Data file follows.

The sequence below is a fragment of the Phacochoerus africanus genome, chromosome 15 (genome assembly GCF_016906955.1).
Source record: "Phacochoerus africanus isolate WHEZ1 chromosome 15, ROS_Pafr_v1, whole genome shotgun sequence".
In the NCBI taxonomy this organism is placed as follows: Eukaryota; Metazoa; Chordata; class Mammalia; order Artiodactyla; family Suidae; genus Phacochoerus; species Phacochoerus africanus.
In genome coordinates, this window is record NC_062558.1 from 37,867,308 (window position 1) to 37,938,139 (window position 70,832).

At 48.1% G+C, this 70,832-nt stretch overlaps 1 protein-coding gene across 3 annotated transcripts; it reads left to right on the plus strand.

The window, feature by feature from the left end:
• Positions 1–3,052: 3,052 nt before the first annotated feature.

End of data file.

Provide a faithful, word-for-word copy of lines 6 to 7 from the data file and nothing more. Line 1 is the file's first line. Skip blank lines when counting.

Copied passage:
The window, feature by feature from the left end:
• Positions 1–3,052: 3,052 nt before the first annotated feature.